Some investors argue that fundamental analysis is the only way to go. They argue that the only way to select, and own, a stock is to find those companies that have sound fundamentals (according to their definition of sound fundamentals). You then purchase that stock and hold it. Some argue holding it forever…others argue that you should hold it for a certain period. Many many different processes & systems for selecting and holding stocks using fundamental analysis. If you want to learn more about fundamental analysis, check out the wide selection of books on fundamental analysis on Amazon.com (affiliate link).
On the flip side, many argue that technical analysis should be the main focus of your stock selection system. Some traders argue that you only look at technicals but most of the good traders out there that use technical analysis keep one eye on the fundamentals and the other on the technicals. Using technical analysis to select stocks, your main focus us reviewing the technical indicators using charts, stochastics and other mechanisms. Technical analysis is something that many technical people (engineers, developers, etc) can really get into because all the numbers, charts, indicators and graphs. If you want to learn more about technical analysis, check out the wide selection of books on technical analysis on Amazon.com (affiliate link).
Within both camps are many many (many) different selection processes & systems. Some are simple, like the CAN SLIM fundamental analysis system, while some are extremely complex and require large computer systems to analyze and determine the best entry point. Some systems are manual and some are automated and some are a mixture of automation and manual review. Some systems focus on stocks only while some focus on stock options.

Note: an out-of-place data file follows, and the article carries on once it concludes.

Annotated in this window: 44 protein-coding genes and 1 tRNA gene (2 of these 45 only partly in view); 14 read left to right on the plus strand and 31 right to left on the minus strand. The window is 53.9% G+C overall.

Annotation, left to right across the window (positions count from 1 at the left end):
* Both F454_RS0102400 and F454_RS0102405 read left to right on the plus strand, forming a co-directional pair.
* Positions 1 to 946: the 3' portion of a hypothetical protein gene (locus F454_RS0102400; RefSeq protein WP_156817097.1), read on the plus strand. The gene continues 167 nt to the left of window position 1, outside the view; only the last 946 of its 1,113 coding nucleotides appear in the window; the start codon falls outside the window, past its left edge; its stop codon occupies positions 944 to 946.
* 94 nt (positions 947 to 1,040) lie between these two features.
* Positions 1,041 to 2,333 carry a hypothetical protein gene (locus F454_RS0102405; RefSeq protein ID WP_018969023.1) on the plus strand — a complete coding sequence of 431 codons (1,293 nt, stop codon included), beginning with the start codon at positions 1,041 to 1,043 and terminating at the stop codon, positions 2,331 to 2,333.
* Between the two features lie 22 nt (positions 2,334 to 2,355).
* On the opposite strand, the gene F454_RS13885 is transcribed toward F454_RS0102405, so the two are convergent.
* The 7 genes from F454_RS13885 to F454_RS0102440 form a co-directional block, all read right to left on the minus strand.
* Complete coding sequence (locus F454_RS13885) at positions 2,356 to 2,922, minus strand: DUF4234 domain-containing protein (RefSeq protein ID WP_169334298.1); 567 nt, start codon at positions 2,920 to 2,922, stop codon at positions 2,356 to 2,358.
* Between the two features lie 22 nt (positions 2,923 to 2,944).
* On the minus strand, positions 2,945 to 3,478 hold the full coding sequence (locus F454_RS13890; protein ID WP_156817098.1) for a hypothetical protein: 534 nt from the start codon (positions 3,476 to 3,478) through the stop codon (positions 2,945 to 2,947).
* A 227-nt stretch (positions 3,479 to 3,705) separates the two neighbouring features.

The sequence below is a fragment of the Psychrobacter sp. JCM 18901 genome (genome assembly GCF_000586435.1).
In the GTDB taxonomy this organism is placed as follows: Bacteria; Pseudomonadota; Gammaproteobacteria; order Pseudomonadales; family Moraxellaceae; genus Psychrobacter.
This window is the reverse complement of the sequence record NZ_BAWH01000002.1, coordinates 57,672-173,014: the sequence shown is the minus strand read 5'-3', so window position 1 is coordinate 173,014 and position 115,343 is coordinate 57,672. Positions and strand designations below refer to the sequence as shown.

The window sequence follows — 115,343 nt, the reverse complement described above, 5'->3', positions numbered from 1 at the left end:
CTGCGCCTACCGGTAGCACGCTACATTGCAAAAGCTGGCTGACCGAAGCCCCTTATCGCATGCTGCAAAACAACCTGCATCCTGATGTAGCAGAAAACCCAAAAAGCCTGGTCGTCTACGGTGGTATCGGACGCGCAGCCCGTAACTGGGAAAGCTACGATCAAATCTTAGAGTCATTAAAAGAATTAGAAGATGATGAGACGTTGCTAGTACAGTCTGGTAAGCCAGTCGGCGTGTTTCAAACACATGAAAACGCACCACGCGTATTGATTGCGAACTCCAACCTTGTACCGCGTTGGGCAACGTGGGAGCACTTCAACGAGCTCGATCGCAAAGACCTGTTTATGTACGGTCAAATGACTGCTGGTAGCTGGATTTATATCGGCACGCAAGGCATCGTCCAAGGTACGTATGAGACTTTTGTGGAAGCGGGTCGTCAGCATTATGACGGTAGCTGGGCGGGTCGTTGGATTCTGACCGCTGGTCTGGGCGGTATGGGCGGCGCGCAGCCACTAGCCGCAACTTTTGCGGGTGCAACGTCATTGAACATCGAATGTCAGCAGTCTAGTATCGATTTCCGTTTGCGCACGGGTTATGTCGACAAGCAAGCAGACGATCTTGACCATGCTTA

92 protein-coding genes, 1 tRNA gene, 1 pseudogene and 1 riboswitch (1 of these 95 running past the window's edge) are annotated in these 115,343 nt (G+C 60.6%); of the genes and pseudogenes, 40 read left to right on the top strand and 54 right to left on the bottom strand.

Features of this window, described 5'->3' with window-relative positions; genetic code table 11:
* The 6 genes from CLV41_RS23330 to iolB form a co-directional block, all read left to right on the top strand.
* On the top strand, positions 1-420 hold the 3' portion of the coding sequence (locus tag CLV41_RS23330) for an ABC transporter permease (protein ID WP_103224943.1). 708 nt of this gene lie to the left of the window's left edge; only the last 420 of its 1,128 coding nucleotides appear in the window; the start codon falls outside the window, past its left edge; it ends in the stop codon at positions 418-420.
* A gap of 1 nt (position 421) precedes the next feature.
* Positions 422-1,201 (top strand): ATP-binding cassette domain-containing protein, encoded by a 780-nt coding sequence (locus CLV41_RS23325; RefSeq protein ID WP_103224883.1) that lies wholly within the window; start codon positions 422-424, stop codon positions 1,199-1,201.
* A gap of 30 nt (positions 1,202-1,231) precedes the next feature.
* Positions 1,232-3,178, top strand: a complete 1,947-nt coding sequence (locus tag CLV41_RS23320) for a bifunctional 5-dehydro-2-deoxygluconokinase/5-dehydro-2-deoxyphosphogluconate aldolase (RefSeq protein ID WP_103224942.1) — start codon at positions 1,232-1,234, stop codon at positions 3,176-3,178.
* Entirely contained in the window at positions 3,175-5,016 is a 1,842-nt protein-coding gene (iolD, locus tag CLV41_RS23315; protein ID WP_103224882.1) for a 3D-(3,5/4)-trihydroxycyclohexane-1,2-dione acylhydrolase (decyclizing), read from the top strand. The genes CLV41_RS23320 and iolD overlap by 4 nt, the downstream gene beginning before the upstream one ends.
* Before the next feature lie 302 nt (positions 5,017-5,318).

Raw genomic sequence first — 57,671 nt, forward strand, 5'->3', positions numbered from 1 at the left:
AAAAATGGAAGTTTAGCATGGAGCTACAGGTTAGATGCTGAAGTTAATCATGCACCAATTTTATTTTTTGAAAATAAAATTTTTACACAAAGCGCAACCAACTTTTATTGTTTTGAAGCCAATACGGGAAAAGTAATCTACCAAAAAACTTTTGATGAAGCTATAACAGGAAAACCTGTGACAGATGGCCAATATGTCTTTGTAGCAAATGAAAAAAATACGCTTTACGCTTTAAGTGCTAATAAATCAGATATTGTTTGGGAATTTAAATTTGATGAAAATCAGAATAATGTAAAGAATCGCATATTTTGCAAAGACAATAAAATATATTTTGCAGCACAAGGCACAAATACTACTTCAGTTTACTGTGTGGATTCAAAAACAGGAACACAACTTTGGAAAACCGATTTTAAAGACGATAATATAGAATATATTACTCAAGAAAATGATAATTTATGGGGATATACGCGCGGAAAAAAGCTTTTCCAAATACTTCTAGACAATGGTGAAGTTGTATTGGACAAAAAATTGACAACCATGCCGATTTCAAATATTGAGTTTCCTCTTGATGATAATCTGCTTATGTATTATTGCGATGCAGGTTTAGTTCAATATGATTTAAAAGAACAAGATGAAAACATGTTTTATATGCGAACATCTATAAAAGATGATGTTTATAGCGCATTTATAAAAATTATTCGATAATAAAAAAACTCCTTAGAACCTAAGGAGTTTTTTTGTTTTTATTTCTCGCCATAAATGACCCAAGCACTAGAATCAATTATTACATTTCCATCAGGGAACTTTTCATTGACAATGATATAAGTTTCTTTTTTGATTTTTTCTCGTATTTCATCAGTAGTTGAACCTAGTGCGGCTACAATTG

Needless to say…there are a ton of different processes for selecting stocks/options and other investment vehicles.
But which one is right?
You knew I’d say that, right? 🙂
It depends on your attitude towards investing. It depends on your level of risk you are willing to take (or can take). It also depends on your investing horizon….how long can you wait for a return? Are you retired and need income? Or…are you 25 and can wait 30 years to take your gains? Lots of different things to think about while trying to find the ‘right’ stock selection & investing system/process.
So what is a person to do? Try them all out? Can’t do that…too many of them.
But…what you can do is think about what fits your approach to investing and life. What works best for your situation. Do you want to keep an eye on your investments or are you OK with investing your money and letting it ride through the up & down cycles? Your answers to these types of questions will help determine which approach is right. Your answers will help you select the right process for you.
Choose the wrong process for selecting your approach to investing and you could be bankrupt. Select the right process…and you might go bankrupt too…but you would’ve at least had the best opportunity to succeed.
Selecting the right process
Selecting the right process for investing is much like selecting the right process for your organization. Just because a process works for your buddy at his company doesn’t mean it will work for you at your company. Just because it worked for you last year, doesn’t mean it will work for you this year.